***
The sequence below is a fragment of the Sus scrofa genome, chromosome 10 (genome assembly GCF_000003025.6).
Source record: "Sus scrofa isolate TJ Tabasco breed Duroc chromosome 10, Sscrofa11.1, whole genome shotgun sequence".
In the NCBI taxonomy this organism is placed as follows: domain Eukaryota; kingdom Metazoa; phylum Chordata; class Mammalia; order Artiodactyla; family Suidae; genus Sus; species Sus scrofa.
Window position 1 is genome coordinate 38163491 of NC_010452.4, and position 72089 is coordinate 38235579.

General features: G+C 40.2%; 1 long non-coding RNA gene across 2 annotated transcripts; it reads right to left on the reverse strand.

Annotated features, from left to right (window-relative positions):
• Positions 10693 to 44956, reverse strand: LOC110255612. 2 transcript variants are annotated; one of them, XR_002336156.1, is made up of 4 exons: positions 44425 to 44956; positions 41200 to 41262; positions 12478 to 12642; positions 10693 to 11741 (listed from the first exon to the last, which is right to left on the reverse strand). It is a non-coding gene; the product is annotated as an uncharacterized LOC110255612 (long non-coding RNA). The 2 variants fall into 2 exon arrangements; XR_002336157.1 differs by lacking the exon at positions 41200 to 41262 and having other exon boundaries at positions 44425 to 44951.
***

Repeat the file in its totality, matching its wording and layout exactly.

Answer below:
The sequence below is a fragment of the Sus scrofa genome, chromosome 10 (genome assembly GCF_000003025.6).
Source record: "Sus scrofa isolate TJ Tabasco breed Duroc chromosome 10, Sscrofa11.1, whole genome shotgun sequence".
In the NCBI taxonomy this organism is placed as follows: domain Eukaryota; kingdom Metazoa; phylum Chordata; class Mammalia; order Artiodactyla; family Suidae; genus Sus; species Sus scrofa.
Window position 1 is genome coordinate 38163491 of NC_010452.4, and position 72089 is coordinate 38235579.

General features: G+C 40.2%; 1 long non-coding RNA gene across 2 annotated transcripts; it reads right to left on the reverse strand.

Annotated features, from left to right (window-relative positions):
• Positions 10693 to 44956, reverse strand: LOC110255612. 2 transcript variants are annotated; one of them, XR_002336156.1, is made up of 4 exons: positions 44425 to 44956; positions 41200 to 41262; positions 12478 to 12642; positions 10693 to 11741 (listed from the first exon to the last, which is right to left on the reverse strand). It is a non-coding gene; the product is annotated as an uncharacterized LOC110255612 (long non-coding RNA). The 2 variants fall into 2 exon arrangements; XR_002336157.1 differs by lacking the exon at positions 41200 to 41262 and having other exon boundaries at positions 44425 to 44951.